Hindustan Unilever’s (HUL’s) troubles with the National Anti-profiteering Authority (NAA) are symptomatic of all that is wrong with the business climate. A top corporate house is facing problems at the hands of a body, the NAA, that should not have existed for actions that are not criminal in nature. The company is being penalized for business decisions that can be called violations only in a socialist economy.
It is unfortunate that the Delhi High Court has denied any interim relief to HUL and asked it to deposit Rs 90 crore as per the NAA order. HUL had pleaded with the court to stay the NAA order demanding the company to deposit around Rs 223 crore in the consumer welfare funds of the government. The penalty was imposed for having allegedly failed to pass on the entire benefit of GST reduction last year.
On December 24, the NAA had held that the FMCG major did not fully pass on the benefits of GST rate reduction to the customers as it did not cut down prices commensurately with the tax cut. The company, the authority ruled, “profiteered” Rs 534.89 crore.
Everything is wrong about the HUL-NAA controversy. To begin with, the very term ‘profiteering’ is obscene, reeking of socialism. When does profit become profiteering? Nobody knows, but still pinkish economists and unintelligent politicians keep ranting against profiteering, windfall profits, unbridled greed, etc. When a case is made against profiteering publicly, price controls creep in.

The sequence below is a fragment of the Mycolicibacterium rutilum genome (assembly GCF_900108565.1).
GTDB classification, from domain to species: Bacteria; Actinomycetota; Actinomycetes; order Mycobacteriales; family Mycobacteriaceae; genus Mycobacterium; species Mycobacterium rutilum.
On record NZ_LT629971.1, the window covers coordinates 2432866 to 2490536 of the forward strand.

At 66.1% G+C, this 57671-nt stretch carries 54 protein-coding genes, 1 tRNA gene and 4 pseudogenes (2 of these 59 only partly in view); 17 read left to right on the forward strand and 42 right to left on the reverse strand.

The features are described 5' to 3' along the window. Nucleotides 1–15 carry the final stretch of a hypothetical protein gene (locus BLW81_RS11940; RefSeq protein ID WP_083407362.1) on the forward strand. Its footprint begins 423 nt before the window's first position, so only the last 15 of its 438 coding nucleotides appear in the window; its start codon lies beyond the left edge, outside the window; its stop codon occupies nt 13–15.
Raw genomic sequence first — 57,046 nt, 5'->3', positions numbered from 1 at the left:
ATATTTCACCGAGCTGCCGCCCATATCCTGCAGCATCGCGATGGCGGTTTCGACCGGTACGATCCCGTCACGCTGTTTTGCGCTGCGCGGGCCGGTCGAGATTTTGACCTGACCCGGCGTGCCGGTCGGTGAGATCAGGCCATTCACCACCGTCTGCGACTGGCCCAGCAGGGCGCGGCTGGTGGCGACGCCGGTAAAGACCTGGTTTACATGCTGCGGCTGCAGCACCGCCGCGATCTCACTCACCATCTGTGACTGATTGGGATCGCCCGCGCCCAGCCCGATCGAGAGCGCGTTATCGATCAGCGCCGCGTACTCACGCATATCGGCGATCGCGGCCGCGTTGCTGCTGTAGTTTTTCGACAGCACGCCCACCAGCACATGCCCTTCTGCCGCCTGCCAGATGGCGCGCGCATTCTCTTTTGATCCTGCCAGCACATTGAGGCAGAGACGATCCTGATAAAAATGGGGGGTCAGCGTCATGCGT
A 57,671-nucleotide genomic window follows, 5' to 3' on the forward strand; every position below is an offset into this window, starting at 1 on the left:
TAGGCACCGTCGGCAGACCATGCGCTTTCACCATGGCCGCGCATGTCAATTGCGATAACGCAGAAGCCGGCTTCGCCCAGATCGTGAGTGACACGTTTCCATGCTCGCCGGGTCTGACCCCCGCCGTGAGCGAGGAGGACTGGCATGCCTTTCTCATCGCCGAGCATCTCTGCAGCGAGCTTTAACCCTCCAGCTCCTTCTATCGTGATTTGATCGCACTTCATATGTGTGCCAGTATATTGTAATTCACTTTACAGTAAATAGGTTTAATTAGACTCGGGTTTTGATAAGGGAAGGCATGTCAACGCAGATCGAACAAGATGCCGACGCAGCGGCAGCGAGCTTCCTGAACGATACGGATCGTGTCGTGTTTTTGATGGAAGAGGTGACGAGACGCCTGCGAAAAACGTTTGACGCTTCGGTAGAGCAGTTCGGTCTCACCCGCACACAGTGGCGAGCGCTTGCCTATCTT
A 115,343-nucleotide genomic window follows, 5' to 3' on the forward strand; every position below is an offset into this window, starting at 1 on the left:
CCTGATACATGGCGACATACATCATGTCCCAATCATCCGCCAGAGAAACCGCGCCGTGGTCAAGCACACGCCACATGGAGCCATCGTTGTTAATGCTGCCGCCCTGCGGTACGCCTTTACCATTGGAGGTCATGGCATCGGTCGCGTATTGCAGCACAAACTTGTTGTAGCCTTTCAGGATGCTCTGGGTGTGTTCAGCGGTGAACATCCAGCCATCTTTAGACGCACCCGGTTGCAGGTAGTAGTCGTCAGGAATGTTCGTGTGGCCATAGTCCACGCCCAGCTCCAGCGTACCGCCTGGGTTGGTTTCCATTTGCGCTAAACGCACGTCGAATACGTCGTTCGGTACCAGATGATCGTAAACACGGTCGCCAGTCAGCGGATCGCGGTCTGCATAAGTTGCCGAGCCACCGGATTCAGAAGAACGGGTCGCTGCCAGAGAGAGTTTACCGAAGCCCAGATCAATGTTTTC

HUL not bringing down prices when GST rates were cut was nothing but a business decision; they felt that the consumers, convinced about its products, would be willing to pay the notionally higher price—the rate cut had brought down the company’s tax liability, thus increasing its profits, but the consumer had not paid more than they did earlier.
The government wants to rein in businesses so that they don’t’ profiteer but who would rein the biggest profiteer—the government itself. It is a well-known fact that the government made windfall profits when, during the low crude price phase, it collected over 100 per cent in taxes from petroleum product users. It still is fleecing them, as taxation on fuel is still very high.
But from the government’s perspective what’s good for the goose is not good for the gander. For private enterprise, there is the NAA—whose very existence is the negation of economic reforms. The GST Act says, “Any reduction in rate of tax on any supply of goods or services or the benefit of input tax credit shall be passed on to the recipient by way of commensurate reduction in prices.” Otherwise, the NAA will act against them. The penalties range from fines to the shutting down of the enterprise.
As mentioned earlier, the NAA shouldn’t have been born. Now that it is born, the most humane thing for entrepreneurs is its murder. At least, the government shouldn’t allow it to run amok and terrorize businesses.